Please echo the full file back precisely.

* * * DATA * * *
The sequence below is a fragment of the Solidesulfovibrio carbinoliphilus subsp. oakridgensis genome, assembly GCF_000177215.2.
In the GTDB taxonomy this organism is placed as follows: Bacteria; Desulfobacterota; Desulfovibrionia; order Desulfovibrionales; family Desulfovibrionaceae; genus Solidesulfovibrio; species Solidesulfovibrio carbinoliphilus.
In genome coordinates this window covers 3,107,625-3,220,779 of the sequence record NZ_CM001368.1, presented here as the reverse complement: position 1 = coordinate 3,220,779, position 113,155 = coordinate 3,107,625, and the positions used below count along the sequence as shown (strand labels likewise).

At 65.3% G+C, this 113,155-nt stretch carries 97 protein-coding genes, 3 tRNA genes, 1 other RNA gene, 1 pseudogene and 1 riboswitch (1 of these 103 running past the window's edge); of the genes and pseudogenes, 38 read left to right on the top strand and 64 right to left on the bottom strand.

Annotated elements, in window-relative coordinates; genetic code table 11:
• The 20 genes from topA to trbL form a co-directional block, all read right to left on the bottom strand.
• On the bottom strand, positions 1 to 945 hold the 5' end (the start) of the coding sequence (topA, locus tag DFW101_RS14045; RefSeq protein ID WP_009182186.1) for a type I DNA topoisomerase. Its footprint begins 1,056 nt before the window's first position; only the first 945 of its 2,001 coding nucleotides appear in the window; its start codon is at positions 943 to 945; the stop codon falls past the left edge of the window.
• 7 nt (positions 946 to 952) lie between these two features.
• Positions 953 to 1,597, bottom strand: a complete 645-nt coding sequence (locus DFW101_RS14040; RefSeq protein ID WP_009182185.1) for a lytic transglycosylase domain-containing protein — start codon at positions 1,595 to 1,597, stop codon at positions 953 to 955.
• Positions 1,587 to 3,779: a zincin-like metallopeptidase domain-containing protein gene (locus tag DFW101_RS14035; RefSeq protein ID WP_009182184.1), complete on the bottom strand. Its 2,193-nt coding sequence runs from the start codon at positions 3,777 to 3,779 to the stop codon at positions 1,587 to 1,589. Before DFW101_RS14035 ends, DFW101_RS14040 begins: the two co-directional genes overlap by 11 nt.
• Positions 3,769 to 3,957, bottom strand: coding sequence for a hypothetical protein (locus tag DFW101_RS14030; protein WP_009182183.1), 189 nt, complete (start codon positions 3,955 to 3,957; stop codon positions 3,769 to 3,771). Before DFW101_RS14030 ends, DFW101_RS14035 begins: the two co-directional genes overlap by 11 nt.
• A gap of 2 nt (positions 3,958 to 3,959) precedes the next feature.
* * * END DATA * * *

The sequence below is a fragment of the Solidesulfovibrio carbinoliphilus subsp. oakridgensis genome, assembly GCF_000177215.2.
In the GTDB taxonomy this organism is placed as follows: Bacteria; Desulfobacterota; Desulfovibrionia; order Desulfovibrionales; family Desulfovibrionaceae; genus Solidesulfovibrio; species Solidesulfovibrio carbinoliphilus.
In genome coordinates this window covers 3,107,625-3,220,779 of the sequence record NZ_CM001368.1, presented here as the reverse complement: position 1 = coordinate 3,220,779, position 113,155 = coordinate 3,107,625, and the positions used below count along the sequence as shown (strand labels likewise).

At 65.3% G+C, this 113,155-nt stretch carries 97 protein-coding genes, 3 tRNA genes, 1 other RNA gene, 1 pseudogene and 1 riboswitch (1 of these 103 running past the window's edge); of the genes and pseudogenes, 38 read left to right on the top strand and 64 right to left on the bottom strand.

Annotated elements, in window-relative coordinates; genetic code table 11:
• The 20 genes from topA to trbL form a co-directional block, all read right to left on the bottom strand.
• On the bottom strand, positions 1 to 945 hold the 5' end (the start) of the coding sequence (topA, locus tag DFW101_RS14045; RefSeq protein ID WP_009182186.1) for a type I DNA topoisomerase. Its footprint begins 1,056 nt before the window's first position; only the first 945 of its 2,001 coding nucleotides appear in the window; its start codon is at positions 943 to 945; the stop codon falls past the left edge of the window.
• 7 nt (positions 946 to 952) lie between these two features.
• Positions 953 to 1,597, bottom strand: a complete 645-nt coding sequence (locus DFW101_RS14040; RefSeq protein ID WP_009182185.1) for a lytic transglycosylase domain-containing protein — start codon at positions 1,595 to 1,597, stop codon at positions 953 to 955.
• Positions 1,587 to 3,779: a zincin-like metallopeptidase domain-containing protein gene (locus tag DFW101_RS14035; RefSeq protein ID WP_009182184.1), complete on the bottom strand. Its 2,193-nt coding sequence runs from the start codon at positions 3,777 to 3,779 to the stop codon at positions 1,587 to 1,589. Before DFW101_RS14035 ends, DFW101_RS14040 begins: the two co-directional genes overlap by 11 nt.
• Positions 3,769 to 3,957, bottom strand: coding sequence for a hypothetical protein (locus tag DFW101_RS14030; protein WP_009182183.1), 189 nt, complete (start codon positions 3,955 to 3,957; stop codon positions 3,769 to 3,771). Before DFW101_RS14030 ends, DFW101_RS14035 begins: the two co-directional genes overlap by 11 nt.
• A gap of 2 nt (positions 3,958 to 3,959) precedes the next feature.